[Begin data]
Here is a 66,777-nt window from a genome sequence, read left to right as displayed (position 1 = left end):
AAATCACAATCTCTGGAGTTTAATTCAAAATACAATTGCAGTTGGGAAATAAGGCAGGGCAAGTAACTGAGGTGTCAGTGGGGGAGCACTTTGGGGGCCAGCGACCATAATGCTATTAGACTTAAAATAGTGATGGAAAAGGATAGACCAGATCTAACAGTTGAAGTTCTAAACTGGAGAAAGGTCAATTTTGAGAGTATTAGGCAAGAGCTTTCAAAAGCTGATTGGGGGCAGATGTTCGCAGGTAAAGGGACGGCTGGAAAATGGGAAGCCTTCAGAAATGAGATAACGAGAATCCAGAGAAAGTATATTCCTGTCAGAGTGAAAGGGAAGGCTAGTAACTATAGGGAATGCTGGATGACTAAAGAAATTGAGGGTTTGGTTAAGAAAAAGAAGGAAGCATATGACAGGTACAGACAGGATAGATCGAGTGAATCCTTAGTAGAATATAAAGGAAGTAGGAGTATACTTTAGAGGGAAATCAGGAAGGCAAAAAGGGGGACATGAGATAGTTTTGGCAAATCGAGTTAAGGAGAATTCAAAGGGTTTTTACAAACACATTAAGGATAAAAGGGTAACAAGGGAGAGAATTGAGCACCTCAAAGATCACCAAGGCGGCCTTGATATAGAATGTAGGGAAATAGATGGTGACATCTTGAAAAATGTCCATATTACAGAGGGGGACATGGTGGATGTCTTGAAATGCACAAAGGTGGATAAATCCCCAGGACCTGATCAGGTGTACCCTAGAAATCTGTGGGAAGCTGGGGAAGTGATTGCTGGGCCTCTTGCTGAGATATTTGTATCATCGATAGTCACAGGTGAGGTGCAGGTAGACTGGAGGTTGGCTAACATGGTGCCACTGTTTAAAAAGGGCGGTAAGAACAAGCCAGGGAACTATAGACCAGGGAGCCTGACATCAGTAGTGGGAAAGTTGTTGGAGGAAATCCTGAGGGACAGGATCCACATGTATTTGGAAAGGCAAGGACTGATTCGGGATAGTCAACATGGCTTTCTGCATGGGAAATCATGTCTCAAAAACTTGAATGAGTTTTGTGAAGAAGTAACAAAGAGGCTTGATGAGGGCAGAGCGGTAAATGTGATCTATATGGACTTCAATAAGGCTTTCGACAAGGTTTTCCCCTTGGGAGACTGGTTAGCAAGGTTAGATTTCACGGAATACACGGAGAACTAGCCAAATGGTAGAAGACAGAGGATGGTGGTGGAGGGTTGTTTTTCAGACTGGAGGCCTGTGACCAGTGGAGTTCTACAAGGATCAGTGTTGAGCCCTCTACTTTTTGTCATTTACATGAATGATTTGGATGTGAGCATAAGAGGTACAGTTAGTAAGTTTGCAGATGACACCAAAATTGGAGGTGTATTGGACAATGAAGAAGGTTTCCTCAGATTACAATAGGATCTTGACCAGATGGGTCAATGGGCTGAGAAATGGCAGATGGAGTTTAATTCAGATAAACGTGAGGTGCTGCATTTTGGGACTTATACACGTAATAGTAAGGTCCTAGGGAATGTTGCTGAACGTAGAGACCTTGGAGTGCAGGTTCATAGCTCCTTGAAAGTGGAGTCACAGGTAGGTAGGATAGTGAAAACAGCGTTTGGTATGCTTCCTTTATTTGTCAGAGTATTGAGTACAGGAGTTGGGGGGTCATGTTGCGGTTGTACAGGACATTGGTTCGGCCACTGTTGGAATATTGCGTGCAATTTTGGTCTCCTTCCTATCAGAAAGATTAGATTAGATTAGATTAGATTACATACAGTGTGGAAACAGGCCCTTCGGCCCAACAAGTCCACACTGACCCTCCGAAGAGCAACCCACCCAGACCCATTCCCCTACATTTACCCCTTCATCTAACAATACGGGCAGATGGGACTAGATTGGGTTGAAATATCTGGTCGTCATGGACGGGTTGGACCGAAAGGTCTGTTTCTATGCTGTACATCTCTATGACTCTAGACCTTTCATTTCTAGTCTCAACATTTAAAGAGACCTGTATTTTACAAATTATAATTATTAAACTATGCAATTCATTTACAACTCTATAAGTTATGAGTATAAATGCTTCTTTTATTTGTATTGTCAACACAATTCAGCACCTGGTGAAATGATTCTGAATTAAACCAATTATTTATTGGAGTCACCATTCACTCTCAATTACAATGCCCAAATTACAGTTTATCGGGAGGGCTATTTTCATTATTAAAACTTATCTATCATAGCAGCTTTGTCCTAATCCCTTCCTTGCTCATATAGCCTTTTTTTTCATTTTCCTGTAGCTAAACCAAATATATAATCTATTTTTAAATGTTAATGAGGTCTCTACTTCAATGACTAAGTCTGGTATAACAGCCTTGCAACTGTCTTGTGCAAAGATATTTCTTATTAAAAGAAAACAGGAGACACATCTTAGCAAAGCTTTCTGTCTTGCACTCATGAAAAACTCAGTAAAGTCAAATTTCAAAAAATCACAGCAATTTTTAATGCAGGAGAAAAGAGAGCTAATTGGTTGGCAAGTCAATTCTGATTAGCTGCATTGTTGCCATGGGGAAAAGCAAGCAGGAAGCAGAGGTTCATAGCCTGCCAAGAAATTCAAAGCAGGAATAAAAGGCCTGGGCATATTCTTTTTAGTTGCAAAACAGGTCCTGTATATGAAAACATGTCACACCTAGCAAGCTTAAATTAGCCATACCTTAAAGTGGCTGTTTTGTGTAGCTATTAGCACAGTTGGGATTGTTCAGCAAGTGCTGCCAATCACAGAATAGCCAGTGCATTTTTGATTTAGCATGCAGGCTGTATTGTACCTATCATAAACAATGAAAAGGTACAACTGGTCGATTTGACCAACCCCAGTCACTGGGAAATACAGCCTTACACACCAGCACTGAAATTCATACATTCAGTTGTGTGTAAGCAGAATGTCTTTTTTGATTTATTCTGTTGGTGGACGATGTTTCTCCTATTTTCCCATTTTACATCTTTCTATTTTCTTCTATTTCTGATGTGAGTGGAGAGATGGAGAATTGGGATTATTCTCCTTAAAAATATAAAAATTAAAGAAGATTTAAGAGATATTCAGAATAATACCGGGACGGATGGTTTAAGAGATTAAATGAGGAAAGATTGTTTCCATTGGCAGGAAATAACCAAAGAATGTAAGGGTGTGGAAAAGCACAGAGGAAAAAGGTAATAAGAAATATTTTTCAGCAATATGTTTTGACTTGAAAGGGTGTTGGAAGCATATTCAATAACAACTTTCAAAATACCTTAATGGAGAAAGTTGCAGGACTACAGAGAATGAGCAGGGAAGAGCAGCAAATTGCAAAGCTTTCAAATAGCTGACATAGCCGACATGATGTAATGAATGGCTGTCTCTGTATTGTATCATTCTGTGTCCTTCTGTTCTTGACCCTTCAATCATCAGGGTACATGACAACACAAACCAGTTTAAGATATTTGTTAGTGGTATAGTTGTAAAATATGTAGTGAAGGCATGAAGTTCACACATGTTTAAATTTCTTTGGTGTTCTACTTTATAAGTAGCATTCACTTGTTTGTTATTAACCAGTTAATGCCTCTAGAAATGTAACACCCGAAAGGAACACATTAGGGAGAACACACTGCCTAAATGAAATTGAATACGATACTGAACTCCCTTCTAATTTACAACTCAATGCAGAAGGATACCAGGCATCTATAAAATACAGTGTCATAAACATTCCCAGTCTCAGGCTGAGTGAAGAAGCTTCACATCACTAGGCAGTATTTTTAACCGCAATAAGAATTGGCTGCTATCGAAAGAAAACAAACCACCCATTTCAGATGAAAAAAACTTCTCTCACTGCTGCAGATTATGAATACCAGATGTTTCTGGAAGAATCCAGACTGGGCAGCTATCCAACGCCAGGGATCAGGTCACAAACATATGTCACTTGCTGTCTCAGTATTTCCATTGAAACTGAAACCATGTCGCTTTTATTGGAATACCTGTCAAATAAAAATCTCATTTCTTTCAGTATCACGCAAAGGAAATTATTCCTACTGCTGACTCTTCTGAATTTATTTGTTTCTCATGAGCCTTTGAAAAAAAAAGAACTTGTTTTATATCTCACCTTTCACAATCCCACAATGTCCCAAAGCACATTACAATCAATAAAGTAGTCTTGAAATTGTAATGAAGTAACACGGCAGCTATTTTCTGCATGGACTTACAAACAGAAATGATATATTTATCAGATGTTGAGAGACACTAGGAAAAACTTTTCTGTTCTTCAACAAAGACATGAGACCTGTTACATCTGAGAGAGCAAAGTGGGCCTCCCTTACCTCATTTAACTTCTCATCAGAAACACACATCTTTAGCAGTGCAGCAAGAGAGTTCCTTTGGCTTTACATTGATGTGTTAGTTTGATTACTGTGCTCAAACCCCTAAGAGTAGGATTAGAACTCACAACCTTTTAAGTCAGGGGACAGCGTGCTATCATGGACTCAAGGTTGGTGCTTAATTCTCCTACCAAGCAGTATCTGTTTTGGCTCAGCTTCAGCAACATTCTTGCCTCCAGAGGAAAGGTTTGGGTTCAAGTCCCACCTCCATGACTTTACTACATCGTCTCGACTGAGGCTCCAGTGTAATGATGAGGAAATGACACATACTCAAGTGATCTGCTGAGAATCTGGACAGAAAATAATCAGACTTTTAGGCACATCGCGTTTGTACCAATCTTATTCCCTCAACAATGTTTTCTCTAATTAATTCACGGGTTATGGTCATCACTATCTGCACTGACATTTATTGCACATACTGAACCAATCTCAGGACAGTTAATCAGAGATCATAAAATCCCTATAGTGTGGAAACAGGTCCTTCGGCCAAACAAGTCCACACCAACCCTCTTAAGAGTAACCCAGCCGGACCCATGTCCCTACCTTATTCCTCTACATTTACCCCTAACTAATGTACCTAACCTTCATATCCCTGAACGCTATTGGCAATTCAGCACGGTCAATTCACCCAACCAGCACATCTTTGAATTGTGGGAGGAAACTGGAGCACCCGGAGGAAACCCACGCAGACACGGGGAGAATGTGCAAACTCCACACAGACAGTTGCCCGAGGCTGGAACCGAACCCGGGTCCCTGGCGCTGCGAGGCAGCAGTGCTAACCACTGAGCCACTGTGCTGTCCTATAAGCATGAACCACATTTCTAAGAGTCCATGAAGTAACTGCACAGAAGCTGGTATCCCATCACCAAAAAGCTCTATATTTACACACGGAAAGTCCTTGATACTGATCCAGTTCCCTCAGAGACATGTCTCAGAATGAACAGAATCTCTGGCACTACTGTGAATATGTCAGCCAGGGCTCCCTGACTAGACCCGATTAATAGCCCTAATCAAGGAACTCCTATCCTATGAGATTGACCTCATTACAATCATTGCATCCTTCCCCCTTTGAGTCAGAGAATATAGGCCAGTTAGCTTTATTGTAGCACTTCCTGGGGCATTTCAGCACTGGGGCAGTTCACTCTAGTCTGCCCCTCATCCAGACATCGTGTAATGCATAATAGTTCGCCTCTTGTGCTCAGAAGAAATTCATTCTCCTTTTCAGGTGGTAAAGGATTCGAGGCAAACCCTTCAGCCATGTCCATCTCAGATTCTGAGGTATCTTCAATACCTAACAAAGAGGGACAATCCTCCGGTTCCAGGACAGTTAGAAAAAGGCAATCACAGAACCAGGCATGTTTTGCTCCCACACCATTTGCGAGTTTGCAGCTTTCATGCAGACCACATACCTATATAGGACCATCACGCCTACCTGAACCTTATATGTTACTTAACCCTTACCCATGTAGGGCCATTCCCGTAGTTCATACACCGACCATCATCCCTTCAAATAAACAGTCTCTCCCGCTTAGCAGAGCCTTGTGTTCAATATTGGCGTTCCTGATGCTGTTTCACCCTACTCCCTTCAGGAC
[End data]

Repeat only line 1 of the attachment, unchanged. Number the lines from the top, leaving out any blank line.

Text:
Here is a 66,777-nt window from a genome sequence, read left to right as displayed (position 1 = left end):